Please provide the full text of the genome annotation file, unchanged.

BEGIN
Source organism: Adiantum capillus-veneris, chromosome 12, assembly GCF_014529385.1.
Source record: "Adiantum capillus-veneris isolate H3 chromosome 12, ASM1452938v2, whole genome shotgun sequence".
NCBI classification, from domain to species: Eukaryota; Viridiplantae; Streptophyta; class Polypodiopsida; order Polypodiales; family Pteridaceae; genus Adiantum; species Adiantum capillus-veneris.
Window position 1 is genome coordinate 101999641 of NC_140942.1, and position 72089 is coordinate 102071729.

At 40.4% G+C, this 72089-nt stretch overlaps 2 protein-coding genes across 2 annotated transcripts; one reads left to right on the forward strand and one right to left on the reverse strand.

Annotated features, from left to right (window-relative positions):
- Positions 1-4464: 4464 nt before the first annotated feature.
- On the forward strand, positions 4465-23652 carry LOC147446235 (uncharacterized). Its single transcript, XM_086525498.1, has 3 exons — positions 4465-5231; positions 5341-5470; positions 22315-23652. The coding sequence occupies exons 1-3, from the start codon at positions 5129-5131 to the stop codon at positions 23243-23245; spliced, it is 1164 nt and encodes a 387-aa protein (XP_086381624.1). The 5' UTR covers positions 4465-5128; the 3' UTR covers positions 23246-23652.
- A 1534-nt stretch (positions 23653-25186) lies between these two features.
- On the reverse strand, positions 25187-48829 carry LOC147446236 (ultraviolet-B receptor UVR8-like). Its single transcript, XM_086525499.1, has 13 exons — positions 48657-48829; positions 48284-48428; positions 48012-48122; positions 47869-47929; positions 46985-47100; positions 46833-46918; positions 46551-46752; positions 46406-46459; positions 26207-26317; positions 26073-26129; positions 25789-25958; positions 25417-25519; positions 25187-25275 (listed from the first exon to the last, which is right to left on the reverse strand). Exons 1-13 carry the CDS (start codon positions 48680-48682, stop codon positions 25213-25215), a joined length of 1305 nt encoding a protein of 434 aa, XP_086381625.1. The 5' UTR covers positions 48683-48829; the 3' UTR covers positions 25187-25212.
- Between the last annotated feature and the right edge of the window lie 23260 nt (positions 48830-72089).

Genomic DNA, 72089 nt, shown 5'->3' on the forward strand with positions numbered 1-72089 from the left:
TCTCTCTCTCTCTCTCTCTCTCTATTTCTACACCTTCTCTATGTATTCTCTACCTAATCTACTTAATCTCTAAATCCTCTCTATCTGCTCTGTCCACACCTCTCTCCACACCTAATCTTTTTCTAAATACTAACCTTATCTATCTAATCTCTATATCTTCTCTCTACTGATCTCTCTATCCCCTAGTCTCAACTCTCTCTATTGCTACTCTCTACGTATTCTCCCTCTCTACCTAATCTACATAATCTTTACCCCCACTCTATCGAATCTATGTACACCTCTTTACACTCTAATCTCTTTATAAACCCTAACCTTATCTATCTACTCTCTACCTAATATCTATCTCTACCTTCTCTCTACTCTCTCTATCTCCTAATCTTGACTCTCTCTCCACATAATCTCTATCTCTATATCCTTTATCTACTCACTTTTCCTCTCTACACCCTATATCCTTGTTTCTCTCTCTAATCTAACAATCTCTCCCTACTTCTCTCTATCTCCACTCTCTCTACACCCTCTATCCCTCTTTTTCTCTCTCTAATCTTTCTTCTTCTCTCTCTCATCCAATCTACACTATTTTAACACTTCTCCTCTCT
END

Source organism: Adiantum capillus-veneris, chromosome 12, assembly GCF_014529385.1.
Source record: "Adiantum capillus-veneris isolate H3 chromosome 12, ASM1452938v2, whole genome shotgun sequence".
NCBI classification, from domain to species: Eukaryota; Viridiplantae; Streptophyta; class Polypodiopsida; order Polypodiales; family Pteridaceae; genus Adiantum; species Adiantum capillus-veneris.
Window position 1 is genome coordinate 101999641 of NC_140942.1, and position 72089 is coordinate 102071729.

At 40.4% G+C, this 72089-nt stretch overlaps 2 protein-coding genes across 2 annotated transcripts; one reads left to right on the forward strand and one right to left on the reverse strand.

Annotated features, from left to right (window-relative positions):
- Positions 1-4464: 4464 nt before the first annotated feature.
- On the forward strand, positions 4465-23652 carry LOC147446235 (uncharacterized). Its single transcript, XM_086525498.1, has 3 exons — positions 4465-5231; positions 5341-5470; positions 22315-23652. The coding sequence occupies exons 1-3, from the start codon at positions 5129-5131 to the stop codon at positions 23243-23245; spliced, it is 1164 nt and encodes a 387-aa protein (XP_086381624.1). The 5' UTR covers positions 4465-5128; the 3' UTR covers positions 23246-23652.
- A 1534-nt stretch (positions 23653-25186) lies between these two features.
- On the reverse strand, positions 25187-48829 carry LOC147446236 (ultraviolet-B receptor UVR8-like). Its single transcript, XM_086525499.1, has 13 exons — positions 48657-48829; positions 48284-48428; positions 48012-48122; positions 47869-47929; positions 46985-47100; positions 46833-46918; positions 46551-46752; positions 46406-46459; positions 26207-26317; positions 26073-26129; positions 25789-25958; positions 25417-25519; positions 25187-25275 (listed from the first exon to the last, which is right to left on the reverse strand). Exons 1-13 carry the CDS (start codon positions 48680-48682, stop codon positions 25213-25215), a joined length of 1305 nt encoding a protein of 434 aa, XP_086381625.1. The 5' UTR covers positions 48683-48829; the 3' UTR covers positions 25187-25212.
- Between the last annotated feature and the right edge of the window lie 23260 nt (positions 48830-72089).

Genomic DNA, 72089 nt, shown 5'->3' on the forward strand with positions numbered 1-72089 from the left:
TCTCTCTCTCTCTCTCTCTCTCTATTTCTACACCTTCTCTATGTATTCTCTACCTAATCTACTTAATCTCTAAATCCTCTCTATCTGCTCTGTCCACACCTCTCTCCACACCTAATCTTTTTCTAAATACTAACCTTATCTATCTAATCTCTATATCTTCTCTCTACTGATCTCTCTATCCCCTAGTCTCAACTCTCTCTATTGCTACTCTCTACGTATTCTCCCTCTCTACCTAATCTACATAATCTTTACCCCCACTCTATCGAATCTATGTACACCTCTTTACACTCTAATCTCTTTATAAACCCTAACCTTATCTATCTACTCTCTACCTAATATCTATCTCTACCTTCTCTCTACTCTCTCTATCTCCTAATCTTGACTCTCTCTCCACATAATCTCTATCTCTATATCCTTTATCTACTCACTTTTCCTCTCTACACCCTATATCCTTGTTTCTCTCTCTAATCTAACAATCTCTCCCTACTTCTCTCTATCTCCACTCTCTCTACACCCTCTATCCCTCTTTTTCTCTCTCTAATCTTTCTTCTTCTCTCTCTCATCCAATCTACACTATTTTAACACTTCTCCTCTCT